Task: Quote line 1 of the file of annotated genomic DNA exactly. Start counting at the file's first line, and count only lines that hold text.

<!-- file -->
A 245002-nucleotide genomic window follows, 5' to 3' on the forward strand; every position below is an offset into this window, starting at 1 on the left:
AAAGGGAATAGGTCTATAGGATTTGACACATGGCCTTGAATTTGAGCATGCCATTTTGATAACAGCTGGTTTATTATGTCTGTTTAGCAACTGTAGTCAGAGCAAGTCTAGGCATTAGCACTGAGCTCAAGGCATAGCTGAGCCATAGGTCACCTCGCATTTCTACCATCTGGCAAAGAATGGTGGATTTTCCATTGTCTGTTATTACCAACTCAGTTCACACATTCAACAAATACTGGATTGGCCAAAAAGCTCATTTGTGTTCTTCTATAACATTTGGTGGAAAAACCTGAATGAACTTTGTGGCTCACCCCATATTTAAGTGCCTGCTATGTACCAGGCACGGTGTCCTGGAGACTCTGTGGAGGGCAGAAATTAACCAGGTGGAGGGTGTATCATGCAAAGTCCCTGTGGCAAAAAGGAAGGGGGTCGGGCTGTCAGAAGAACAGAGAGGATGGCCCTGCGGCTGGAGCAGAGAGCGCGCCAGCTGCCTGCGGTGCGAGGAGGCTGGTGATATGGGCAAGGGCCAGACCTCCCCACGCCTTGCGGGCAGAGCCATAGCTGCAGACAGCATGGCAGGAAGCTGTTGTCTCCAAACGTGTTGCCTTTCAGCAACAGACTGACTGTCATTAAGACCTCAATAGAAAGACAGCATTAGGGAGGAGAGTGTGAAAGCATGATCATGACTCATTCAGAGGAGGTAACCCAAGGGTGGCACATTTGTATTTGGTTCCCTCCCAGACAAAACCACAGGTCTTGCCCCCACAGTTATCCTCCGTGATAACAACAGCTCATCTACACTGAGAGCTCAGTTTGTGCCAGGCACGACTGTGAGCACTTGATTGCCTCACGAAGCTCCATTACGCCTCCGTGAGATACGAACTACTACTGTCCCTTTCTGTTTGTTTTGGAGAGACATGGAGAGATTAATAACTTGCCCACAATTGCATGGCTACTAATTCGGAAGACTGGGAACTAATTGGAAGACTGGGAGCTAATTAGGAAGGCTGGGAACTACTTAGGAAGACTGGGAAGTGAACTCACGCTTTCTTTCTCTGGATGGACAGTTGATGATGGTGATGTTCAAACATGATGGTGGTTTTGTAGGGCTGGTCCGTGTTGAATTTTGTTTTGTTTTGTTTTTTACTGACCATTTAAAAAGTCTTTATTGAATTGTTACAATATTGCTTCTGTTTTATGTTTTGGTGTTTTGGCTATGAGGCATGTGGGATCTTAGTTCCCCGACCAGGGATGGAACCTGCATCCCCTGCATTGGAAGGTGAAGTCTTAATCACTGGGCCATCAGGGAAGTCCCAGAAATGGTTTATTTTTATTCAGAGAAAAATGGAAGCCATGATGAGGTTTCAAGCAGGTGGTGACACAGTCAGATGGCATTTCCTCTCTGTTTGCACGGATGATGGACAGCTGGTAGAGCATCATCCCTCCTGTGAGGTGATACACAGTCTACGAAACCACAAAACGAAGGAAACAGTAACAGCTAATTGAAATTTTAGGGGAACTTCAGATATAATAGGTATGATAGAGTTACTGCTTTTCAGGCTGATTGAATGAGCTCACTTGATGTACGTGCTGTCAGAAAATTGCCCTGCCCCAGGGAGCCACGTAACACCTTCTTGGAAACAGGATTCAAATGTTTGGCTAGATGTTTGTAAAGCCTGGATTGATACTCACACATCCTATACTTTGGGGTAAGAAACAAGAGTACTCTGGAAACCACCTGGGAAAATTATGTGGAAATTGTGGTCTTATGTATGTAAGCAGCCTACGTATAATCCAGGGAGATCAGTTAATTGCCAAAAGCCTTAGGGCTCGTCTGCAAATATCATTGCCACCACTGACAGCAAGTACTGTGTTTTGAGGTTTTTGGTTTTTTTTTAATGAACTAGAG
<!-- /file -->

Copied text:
A 245002-nucleotide genomic window follows, 5' to 3' on the forward strand; every position below is an offset into this window, starting at 1 on the left: